. . . on so many levels. Firstly, who goes ahead with a kitchen extension when they know that their child with a tracheostomy is going to have serious neuro surgery? Secondly, Moo is going to be seven. She’s had a tracheostomy since day one. I am on Facebook so much that friends refer to it as Brittiebook. Yet, I have never once thought to join a support group for parents of children with tracheostomies. And I do love a support group. As a rather extreme extrovert, the need to connect with other people is very, very strong. Annoyingly so, some might say. Thirdly, this level of stubbornness and bloody mindedness just can not be normal. Fourthly, at some point in the near future, I have got to deal with my issues with vulnerability. I mean, how can I write about my innermost thoughts and send it out into the ether on this blog but, yet, put me in front of a real life human being and I clam up like a, well, clam?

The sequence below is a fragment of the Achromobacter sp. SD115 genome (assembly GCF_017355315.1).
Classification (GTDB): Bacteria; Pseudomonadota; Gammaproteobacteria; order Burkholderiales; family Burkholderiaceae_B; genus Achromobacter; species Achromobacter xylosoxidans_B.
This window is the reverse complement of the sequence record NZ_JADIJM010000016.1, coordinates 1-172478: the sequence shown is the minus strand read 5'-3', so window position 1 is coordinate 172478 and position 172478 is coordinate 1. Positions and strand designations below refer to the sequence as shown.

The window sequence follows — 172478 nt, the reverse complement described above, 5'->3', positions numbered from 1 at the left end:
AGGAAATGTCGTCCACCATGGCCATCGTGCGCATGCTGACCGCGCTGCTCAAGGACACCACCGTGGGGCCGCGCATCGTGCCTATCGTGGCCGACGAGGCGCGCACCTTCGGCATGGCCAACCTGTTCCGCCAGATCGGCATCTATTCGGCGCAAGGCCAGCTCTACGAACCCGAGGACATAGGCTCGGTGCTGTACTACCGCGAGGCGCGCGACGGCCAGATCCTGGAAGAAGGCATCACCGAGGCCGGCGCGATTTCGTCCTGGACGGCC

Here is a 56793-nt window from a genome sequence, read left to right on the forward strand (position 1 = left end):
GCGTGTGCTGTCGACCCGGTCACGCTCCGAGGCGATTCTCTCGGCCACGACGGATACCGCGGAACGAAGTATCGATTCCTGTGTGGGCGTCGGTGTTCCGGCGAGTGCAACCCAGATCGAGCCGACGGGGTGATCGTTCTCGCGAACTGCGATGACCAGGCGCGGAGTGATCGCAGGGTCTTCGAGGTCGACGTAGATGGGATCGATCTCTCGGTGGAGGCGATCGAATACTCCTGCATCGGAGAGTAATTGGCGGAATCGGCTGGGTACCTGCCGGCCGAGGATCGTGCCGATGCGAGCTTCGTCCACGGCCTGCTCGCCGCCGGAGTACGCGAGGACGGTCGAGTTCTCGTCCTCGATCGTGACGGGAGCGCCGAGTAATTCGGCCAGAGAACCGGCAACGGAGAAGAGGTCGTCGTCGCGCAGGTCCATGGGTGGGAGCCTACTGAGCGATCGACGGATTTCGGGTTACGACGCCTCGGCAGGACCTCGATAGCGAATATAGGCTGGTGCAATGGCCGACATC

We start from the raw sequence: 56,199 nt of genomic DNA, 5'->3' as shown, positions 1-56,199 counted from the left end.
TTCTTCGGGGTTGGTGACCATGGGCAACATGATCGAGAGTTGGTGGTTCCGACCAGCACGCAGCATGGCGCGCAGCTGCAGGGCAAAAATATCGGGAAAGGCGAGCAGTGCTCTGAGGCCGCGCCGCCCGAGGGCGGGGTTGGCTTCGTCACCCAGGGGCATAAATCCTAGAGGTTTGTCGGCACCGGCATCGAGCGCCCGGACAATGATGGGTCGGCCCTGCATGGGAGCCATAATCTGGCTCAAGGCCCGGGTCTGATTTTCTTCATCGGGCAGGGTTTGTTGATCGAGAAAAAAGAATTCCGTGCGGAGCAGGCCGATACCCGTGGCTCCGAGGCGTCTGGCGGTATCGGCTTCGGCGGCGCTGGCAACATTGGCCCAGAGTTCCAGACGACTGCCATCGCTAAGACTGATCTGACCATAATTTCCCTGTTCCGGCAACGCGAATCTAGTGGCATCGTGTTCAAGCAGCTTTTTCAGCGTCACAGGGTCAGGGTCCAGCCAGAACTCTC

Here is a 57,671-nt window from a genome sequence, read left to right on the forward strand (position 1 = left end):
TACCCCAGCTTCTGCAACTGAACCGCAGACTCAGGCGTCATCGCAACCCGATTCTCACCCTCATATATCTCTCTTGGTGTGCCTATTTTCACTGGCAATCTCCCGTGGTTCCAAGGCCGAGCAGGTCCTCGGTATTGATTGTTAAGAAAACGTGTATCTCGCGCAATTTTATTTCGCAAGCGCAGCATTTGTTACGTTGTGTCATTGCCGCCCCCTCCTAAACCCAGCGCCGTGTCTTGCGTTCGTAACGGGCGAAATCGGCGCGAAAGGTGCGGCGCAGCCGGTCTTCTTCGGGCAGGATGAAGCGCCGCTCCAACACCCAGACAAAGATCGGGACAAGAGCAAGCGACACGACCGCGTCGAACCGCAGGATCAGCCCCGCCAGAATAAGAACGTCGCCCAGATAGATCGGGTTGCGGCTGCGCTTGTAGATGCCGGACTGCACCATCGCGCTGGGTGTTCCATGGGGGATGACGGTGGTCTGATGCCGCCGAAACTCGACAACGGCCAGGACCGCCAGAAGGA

One thing at a time. First, the kitchen. So, when we moved into our house last year, both Mr G and I said from the beginning we were going to have to extend the kitchen. The house is beautiful but it still has its original floor plan which means that it’s not brilliant for entertaining a group of people. As a passionate cook, I have always dreamt of designing my own kitchen but never thought it was a possibility until this house. We discussed having it done in the new year and, as I am such a proactive planner, I started getting quotes as I knew that the lead time may be long. Then, fatefully, someone mentioned that I had enough time to get it done before Christmas. Well, that was it. The idea of Christmas in a new kitchen, having struggled to manage it in the old one, was too tempting and I went hell for leather to make sure it could happen. I still didn’t have to go ahead with it but I did, even though by this point we knew that Moo’s EC-IC last year hadn’t worked and that the Moyamoya had spread to the right hemisphere which meant another op before Christmas. My problem is that once on a roll, it’s really hard to stop me. I think I can achieve anything. That’s how I ended up having a baby in the first place, against all the odds. This attitude has helped me so much in the past and it means that things get done, even in the face of insurmountable odds. It does also mean that I can push myself to my limits and be blind to how much I’ve taken on. There is also the very real fact that had I not had the stress of organising a build, I would have spent all my time thinking about Moo’s impending operation and that, quite frankly, could have sent me into a severe depression. As it was, the anxiety didn’t hit until the Wednesday before. So day one of the build comes along and I have explained to the head guy, who is brilliant, that Moo has a trache and dust is a real issue for her, like a life threatening issue. I’m all relaxed . . . until I walk out of the living room to find dust billowing down the corridor as they are smashing concrete with both the back and kitchen doors open. The head guy wasn’t there, to be fair to him, and he gets on the case pretty pronto. Panic stations! I freak, they apologise and I take Moo to her music therapy session at Shooting Star House, where the therapist takes one look at my face and asks what’s wrong. Cue Shooting Star morphing into the big brave knight that they are and coming to my rescue . . . again. We have essentially decamped here until the dust settles, literally, which I hope will be the end of this week. There’s still at least another three to four weeks of the build to go. That in itself has been a bit of a blessing as Moo’s recovery has been somewhat slower than anticipated. I keep having to focus on the fact that at the end of this, we will have a beautiful kitchen and we can start next year with a clean slate. No builds, no major ops, all we’ll have to deal with is the MRI and angio to tell us whether the op has worked, which, quite frankly, is shit a brick terrifying in itself, simply because the last one, with its 95% success rate, did not do anything. We won’t even go into the fact that next year is an odd year and, as yet, I haven’t had a good odd year in ten years. (2005, lose Ziggy; 2007, nearly lose Moo in pregnancy, 9 weeks labour only to be told she was going to die, tracheostomy and seriously ill; 2009, MLB confirms that trache likely to be more long term thing; 2011 beloved mother in law dies from pancreatic cancer; 2013 Moo diagnosed with Moyamoya . . . ) So, yeah, I was a bit nuts to start a build now but there are positives to be had. I may, however, agree with Mr G now and hold off on the dog.